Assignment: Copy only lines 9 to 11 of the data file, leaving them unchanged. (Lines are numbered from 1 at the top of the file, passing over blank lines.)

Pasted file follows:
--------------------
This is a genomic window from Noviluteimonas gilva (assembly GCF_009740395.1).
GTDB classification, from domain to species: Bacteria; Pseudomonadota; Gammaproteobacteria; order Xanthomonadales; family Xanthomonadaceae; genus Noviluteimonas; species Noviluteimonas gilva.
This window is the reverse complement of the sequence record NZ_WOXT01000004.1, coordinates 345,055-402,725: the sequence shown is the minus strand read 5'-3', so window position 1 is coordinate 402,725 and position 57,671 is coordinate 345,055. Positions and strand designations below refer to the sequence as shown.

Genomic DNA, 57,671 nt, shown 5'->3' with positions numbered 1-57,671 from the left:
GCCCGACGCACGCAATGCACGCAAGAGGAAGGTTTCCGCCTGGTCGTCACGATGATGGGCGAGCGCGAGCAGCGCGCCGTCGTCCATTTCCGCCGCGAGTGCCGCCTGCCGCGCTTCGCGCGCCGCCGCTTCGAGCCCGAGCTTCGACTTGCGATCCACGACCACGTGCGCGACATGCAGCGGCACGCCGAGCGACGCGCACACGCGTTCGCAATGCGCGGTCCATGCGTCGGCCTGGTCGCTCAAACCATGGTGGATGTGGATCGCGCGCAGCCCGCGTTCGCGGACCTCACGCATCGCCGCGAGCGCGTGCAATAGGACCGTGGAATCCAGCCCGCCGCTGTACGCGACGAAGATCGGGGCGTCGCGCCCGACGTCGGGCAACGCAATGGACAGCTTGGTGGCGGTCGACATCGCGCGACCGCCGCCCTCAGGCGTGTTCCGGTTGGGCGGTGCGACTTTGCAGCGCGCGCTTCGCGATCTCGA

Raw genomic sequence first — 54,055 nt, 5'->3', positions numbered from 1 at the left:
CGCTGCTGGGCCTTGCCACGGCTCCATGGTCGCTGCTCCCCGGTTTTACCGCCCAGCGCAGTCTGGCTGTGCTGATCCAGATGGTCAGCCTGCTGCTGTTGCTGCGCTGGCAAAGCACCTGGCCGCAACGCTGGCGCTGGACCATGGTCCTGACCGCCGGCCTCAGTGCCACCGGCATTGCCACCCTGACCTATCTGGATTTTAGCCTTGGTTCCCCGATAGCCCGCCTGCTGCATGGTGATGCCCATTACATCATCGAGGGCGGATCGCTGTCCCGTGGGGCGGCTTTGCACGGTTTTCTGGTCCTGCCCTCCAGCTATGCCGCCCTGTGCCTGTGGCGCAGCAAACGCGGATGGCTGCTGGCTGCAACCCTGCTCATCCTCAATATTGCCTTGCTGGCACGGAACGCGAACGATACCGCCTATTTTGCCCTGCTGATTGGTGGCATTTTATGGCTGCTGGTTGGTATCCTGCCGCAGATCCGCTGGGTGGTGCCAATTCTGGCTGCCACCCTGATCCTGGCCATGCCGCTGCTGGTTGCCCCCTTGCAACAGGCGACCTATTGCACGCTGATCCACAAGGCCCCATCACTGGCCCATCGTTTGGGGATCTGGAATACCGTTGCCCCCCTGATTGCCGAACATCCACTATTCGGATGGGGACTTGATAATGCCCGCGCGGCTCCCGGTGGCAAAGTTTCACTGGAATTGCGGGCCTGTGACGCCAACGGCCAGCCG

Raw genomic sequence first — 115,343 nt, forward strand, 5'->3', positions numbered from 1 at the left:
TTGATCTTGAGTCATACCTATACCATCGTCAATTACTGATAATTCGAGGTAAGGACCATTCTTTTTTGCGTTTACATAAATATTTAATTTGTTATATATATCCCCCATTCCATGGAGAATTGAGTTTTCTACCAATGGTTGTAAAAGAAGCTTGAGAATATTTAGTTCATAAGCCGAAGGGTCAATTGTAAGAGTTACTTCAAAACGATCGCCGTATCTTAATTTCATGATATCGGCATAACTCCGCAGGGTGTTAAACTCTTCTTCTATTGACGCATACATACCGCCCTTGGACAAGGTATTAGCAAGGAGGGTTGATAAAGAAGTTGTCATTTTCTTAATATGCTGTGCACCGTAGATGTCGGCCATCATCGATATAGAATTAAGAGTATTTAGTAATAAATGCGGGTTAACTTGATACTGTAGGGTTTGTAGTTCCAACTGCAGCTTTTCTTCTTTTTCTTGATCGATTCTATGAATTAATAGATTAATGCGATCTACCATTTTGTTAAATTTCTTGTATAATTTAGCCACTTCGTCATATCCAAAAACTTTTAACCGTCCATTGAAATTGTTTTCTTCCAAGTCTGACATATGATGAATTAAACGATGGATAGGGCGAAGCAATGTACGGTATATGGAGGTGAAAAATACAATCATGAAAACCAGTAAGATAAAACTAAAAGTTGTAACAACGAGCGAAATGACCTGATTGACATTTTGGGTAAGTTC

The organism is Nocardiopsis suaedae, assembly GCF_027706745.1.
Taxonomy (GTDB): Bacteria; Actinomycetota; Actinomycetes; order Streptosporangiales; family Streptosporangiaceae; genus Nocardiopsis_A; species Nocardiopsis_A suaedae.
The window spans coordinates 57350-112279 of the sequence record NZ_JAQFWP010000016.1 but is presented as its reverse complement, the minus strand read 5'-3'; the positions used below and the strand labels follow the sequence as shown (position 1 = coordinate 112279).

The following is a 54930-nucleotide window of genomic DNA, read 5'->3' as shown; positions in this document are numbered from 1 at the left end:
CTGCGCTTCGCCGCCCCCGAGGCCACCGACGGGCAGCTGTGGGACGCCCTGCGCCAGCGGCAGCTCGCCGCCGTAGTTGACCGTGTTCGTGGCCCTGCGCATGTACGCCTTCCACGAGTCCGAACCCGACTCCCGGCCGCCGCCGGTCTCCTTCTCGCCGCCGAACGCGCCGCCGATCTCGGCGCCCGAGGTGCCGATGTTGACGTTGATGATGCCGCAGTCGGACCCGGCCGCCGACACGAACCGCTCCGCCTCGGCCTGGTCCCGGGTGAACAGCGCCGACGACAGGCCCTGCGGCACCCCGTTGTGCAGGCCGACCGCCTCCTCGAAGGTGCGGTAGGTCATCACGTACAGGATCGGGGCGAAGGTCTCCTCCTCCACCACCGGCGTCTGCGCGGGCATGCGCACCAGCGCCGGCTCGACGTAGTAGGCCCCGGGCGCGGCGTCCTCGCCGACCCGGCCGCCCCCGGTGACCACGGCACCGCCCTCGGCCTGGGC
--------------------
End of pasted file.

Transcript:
TTGATCTTGAGTCATACCTATACCATCGTCAATTACTGATAATTCGAGGTAAGGACCATTCTTTTTTGCGTTTACATAAATATTTAATTTGTTATATATATCCCCCATTCCATGGAGAATTGAGTTTTCTACCAATGGTTGTAAAAGAAGCTTGAGAATATTTAGTTCATAAGCCGAAGGGTCAATTGTAAGAGTTACTTCAAAACGATCGCCGTATCTTAATTTCATGATATCGGCATAACTCCGCAGGGTGTTAAACTCTTCTTCTATTGACGCATACATACCGCCCTTGGACAAGGTATTAGCAAGGAGGGTTGATAAAGAAGTTGTCATTTTCTTAATATGCTGTGCACCGTAGATGTCGGCCATCATCGATATAGAATTAAGAGTATTTAGTAATAAATGCGGGTTAACTTGATACTGTAGGGTTTGTAGTTCCAACTGCAGCTTTTCTTCTTTTTCTTGATCGATTCTATGAATTAATAGATTAATGCGATCTACCATTTTGTTAAATTTCTTGTATAATTTAGCCACTTCGTCATATCCAAAAACTTTTAACCGTCCATTGAAATTGTTTTCTTCCAAGTCTGACATATGATGAATTAAACGATGGATAGGGCGAAGCAATGTACGGTATATGGAGGTGAAAAATACAATCATGAAAACCAGTAAGATAAAACTAAAAGTTGTAACAACGAGCGAAATGACCTGATTGACATTTTGGGTAAGTTC

The organism is Nocardiopsis suaedae, assembly GCF_027706745.1.
Taxonomy (GTDB): Bacteria; Actinomycetota; Actinomycetes; order Streptosporangiales; family Streptosporangiaceae; genus Nocardiopsis_A; species Nocardiopsis_A suaedae.